# Short Course Example Problem 8

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## Simulation of partitioning tracer transport to detect and quantify NAPLs

**Abstract:*** In this example, the equilibrium behavior of conservative and partitioning tracers in the presence of a DNAPL is simulated. First, a 1-D experiment described by Jin et al. (1995) will be simulated with the water-oil mode. After completing the 1D simulation, the user is asked to design an input file for a 2D tracer experiment based on a conceptual model and description.*

### Problem Description

DNAPLs occur in the subsurface at numerous contaminated sites and are usually considered to be long-term sources of groundwater contamination. The development and application of new remediation technologies require an understanding of flow and transport of DNAPLs in the subsurface. Knowledge of DNAPL distribution is important for implementation of source control strategies. Appropriate risk based decisions can not be made for a contaminated site without knowing if DNAPL is present at the site.

Current methods used for characterizing potential DNAPL sites include soil gas analysis, core sampling, cone penetrometer testing, and monitoring well sampling. These methods provide data for relatively small volumes of the subsurface and require the use of a dense sampling network and application of geostatistics to determine the overall contaminant distribution. The partitioning tracer test is an alternative, larger-scale method for locating and quantifying DNAPL saturation in the subsurface. This method involves the use of partitioning tracers, which distribute into DNAPLs, and are thus retarded and separated from non-partitioning tracers during transport.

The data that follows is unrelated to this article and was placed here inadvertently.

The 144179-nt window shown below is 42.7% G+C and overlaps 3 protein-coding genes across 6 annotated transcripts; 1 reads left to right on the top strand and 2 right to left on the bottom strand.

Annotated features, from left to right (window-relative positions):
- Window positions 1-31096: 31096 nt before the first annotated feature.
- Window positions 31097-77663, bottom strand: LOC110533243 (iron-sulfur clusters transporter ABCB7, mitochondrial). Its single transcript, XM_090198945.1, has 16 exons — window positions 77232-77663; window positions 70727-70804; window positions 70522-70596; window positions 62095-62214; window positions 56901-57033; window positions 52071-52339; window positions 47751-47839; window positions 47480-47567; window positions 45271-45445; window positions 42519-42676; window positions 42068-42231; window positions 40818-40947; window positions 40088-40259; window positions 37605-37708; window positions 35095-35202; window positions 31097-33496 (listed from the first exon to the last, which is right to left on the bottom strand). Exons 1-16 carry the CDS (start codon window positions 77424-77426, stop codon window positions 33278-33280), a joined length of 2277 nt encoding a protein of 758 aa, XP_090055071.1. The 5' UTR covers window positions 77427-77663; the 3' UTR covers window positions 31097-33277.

The procedure for estimating DNAPL saturation, s_{n}, involves calculation of a retardation factor (R) for the partitioning tracer, which is done by a comparative moment analysis with the nonreactive tracer. The retardation factor is defined as the velocity of water (nonreactive tracer) divided by the velocity of the partitioning tracer. With knowledge of R, K_{ln} (water-DNAPL partition coefficient), K_{d} (sorption coefficient), ρ_{b} (dry soil bulk density), and s_{l} (aqueous saturation), s_{n} can be calculated from:

The terms on the right-hand side of the equation describe retention of the tracer by the aqueous, solid phase, and DNAPL phases, respectively. For a tracer with no sorption to the porous media, the above equation simplifies to:

The experiment described by Jin et al. (1995; Exp. DW2) was conducted in a 30.5-cm stainless steel column with a diameter of 2.21 cm. The column was packed with Ottawa sand. The porosity of the column was 0.362 and the permeability of the sand 15.3 10-12 m2. Residual saturation of tetrachloroethylene (PCE) was established by injecting the organic liquid at a rate of 0.5 ml/min for 1.1 pore volumes in an upward direction, followed by injecting water at the same flow rate for 2.1 pore volumes in a downward direction. Using the methods of weight and volume measurements, the average residual saturation in the column was 0.202 and 0.197, respectively.

Three different tracers were used: Tritium (K_{ln} = 0.00), isopropanol (IPA; K_{ln} = 0.04), and 2,3 dimethyl 2-butanol (DMB; K_{ln} = 2.76). In the experiment, 0.1 pore volumes of water containing the tracers was injected at 0.05 ml/min, followed by injection of clean water at the same rate. Inverse modeling conducted by Jin et al. (1995) yielded a porous medium dispersivity of 0.17 cm. For the molecular diffusion coefficient, a value of 10-10 m2/s was assumed. PCE entrapment was accomplished by assuming a maximum residual saturation of 0.3 in the Saturation Function Card and a constant residual saturation of 0.2 in the Initial Conditions Card. Entrapment was only hysteretic fluid displacement process considered in the simulations. The total simulation period is 2400 minutes of which the first 84.705 minutes were used to inject the tracer cocktail. The flux rate used is computed based on the diameter of column, the injected total volume and the imposed rate. The sign of the Neumann flux is negative because the fluid is injected from the top boundary in a downward direction. For the bottom boundary it is assumed that the fluid outlet was kept level with the top of the column.

**Reference:**

Jin, M. M. Delshad, V. Dwarakanath, D.C. McKinney, G.A. Pope, K. Sepehrnoori, C.E. Tilburg. 1995." Partitioning tracer test for detection, estimation, and assessment of subsurface nonaqueous phase liquids." *Water Resources Research.* 31: 1201-1211.